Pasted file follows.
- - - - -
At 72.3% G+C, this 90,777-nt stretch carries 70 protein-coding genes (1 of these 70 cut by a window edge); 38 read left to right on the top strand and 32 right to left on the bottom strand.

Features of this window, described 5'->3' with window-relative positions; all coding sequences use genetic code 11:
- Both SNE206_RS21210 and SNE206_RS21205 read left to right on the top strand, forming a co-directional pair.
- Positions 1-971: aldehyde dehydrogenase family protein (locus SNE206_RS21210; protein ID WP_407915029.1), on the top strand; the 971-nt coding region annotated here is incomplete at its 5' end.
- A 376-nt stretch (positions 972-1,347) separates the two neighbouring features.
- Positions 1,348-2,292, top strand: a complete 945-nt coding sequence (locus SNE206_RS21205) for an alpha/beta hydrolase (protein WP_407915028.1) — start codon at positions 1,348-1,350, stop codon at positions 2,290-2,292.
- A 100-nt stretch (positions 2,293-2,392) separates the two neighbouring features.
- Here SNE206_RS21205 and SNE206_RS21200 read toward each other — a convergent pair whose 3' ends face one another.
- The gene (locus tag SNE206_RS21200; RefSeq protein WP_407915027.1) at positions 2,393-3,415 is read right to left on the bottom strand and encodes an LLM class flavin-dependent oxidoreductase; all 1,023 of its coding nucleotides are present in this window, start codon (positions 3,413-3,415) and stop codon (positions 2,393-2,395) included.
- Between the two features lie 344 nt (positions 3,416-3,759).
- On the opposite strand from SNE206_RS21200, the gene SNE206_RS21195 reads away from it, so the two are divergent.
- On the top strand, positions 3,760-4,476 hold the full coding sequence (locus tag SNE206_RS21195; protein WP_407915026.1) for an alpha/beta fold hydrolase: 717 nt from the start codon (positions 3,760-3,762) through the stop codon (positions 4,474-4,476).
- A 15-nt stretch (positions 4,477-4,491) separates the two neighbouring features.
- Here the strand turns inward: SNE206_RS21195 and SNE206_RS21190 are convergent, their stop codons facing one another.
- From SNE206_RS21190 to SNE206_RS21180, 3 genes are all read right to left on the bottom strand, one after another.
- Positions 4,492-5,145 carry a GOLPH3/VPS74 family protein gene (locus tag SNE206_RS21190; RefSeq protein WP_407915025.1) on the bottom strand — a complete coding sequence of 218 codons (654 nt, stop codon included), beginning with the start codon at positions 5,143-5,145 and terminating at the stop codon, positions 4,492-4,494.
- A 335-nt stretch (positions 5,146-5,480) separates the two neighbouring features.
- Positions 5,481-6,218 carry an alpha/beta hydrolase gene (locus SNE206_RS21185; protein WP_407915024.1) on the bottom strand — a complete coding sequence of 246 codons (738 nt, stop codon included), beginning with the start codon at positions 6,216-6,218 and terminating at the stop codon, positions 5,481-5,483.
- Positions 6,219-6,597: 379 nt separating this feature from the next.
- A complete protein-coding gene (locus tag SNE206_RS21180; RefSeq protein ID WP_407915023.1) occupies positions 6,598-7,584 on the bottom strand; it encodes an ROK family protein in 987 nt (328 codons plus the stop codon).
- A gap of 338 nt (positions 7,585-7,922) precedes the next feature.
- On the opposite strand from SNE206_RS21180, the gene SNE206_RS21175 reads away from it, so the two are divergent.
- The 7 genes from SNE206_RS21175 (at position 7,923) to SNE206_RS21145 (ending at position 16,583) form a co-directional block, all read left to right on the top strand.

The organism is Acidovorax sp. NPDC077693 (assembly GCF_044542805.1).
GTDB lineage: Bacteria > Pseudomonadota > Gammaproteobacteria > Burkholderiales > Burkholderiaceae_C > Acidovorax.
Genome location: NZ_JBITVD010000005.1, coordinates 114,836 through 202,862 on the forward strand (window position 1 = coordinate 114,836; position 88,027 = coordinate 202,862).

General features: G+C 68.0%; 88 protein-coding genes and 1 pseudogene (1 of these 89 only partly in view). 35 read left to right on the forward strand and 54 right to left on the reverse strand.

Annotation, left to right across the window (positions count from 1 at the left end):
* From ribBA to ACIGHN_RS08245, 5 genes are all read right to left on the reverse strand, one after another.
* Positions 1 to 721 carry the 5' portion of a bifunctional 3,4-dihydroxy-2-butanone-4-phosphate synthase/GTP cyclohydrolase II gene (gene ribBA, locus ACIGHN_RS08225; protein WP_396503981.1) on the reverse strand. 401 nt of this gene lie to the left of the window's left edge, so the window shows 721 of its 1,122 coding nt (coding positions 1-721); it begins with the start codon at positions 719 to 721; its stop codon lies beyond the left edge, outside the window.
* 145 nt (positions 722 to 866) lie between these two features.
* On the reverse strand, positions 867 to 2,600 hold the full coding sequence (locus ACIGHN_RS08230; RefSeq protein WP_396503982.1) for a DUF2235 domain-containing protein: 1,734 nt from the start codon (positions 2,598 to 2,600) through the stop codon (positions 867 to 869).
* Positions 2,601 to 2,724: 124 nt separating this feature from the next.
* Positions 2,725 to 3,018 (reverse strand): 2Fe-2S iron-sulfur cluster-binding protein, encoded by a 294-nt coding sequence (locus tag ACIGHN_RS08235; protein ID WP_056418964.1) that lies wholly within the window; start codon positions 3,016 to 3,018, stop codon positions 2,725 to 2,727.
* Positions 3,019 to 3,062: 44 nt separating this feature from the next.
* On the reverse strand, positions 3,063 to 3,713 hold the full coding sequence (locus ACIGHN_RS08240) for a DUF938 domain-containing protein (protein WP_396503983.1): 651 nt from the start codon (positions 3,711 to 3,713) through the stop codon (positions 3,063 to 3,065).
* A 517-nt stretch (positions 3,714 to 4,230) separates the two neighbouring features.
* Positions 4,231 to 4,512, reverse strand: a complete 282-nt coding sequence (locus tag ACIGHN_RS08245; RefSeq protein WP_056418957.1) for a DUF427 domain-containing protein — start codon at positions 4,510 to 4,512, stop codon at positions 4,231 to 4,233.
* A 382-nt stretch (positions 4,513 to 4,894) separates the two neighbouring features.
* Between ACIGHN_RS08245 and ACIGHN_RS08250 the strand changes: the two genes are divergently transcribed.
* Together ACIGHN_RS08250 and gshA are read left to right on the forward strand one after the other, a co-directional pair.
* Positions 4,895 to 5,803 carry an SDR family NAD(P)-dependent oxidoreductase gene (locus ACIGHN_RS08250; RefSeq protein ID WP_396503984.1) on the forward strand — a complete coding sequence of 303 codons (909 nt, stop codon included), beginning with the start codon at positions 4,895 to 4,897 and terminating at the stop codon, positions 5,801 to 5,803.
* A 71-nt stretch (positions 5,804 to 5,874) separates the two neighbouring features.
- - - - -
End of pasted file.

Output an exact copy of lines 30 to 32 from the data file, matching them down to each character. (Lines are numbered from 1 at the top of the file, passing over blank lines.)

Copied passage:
* Positions 1 to 721 carry the 5' portion of a bifunctional 3,4-dihydroxy-2-butanone-4-phosphate synthase/GTP cyclohydrolase II gene (gene ribBA, locus ACIGHN_RS08225; protein WP_396503981.1) on the reverse strand. 401 nt of this gene lie to the left of the window's left edge, so the window shows 721 of its 1,122 coding nt (coding positions 1-721); it begins with the start codon at positions 719 to 721; its stop codon lies beyond the left edge, outside the window.
* 145 nt (positions 722 to 866) lie between these two features.
* On the reverse strand, positions 867 to 2,600 hold the full coding sequence (locus ACIGHN_RS08230; RefSeq protein WP_396503982.1) for a DUF2235 domain-containing protein: 1,734 nt from the start codon (positions 2,598 to 2,600) through the stop codon (positions 867 to 869).